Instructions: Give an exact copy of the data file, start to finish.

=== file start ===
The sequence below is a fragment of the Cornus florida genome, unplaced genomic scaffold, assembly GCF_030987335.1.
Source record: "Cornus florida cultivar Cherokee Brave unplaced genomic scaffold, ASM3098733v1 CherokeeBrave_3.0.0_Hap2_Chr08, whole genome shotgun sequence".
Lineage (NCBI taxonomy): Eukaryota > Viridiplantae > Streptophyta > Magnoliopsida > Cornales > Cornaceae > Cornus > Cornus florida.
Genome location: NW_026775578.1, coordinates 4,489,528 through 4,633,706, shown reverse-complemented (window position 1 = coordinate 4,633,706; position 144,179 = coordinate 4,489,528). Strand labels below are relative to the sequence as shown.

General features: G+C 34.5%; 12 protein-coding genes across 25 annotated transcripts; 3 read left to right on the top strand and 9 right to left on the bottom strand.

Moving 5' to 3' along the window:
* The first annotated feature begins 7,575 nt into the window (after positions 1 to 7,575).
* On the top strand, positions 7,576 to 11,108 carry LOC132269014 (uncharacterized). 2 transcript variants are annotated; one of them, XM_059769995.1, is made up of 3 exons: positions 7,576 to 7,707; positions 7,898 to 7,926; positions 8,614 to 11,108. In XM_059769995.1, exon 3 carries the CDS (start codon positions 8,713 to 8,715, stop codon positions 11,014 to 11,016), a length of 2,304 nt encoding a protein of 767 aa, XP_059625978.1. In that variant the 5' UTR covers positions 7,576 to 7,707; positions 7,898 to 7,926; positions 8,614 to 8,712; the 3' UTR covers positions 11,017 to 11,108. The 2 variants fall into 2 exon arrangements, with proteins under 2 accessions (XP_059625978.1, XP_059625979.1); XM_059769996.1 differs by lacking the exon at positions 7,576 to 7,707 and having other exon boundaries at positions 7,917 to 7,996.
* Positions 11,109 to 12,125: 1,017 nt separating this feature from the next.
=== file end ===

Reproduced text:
The sequence below is a fragment of the Cornus florida genome, unplaced genomic scaffold, assembly GCF_030987335.1.
Source record: "Cornus florida cultivar Cherokee Brave unplaced genomic scaffold, ASM3098733v1 CherokeeBrave_3.0.0_Hap2_Chr08, whole genome shotgun sequence".
Lineage (NCBI taxonomy): Eukaryota > Viridiplantae > Streptophyta > Magnoliopsida > Cornales > Cornaceae > Cornus > Cornus florida.
Genome location: NW_026775578.1, coordinates 4,489,528 through 4,633,706, shown reverse-complemented (window position 1 = coordinate 4,633,706; position 144,179 = coordinate 4,489,528). Strand labels below are relative to the sequence as shown.

General features: G+C 34.5%; 12 protein-coding genes across 25 annotated transcripts; 3 read left to right on the top strand and 9 right to left on the bottom strand.

Moving 5' to 3' along the window:
* The first annotated feature begins 7,575 nt into the window (after positions 1 to 7,575).
* On the top strand, positions 7,576 to 11,108 carry LOC132269014 (uncharacterized). 2 transcript variants are annotated; one of them, XM_059769995.1, is made up of 3 exons: positions 7,576 to 7,707; positions 7,898 to 7,926; positions 8,614 to 11,108. In XM_059769995.1, exon 3 carries the CDS (start codon positions 8,713 to 8,715, stop codon positions 11,014 to 11,016), a length of 2,304 nt encoding a protein of 767 aa, XP_059625978.1. In that variant the 5' UTR covers positions 7,576 to 7,707; positions 7,898 to 7,926; positions 8,614 to 8,712; the 3' UTR covers positions 11,017 to 11,108. The 2 variants fall into 2 exon arrangements, with proteins under 2 accessions (XP_059625978.1, XP_059625979.1); XM_059769996.1 differs by lacking the exon at positions 7,576 to 7,707 and having other exon boundaries at positions 7,917 to 7,996.
* Positions 11,109 to 12,125: 1,017 nt separating this feature from the next.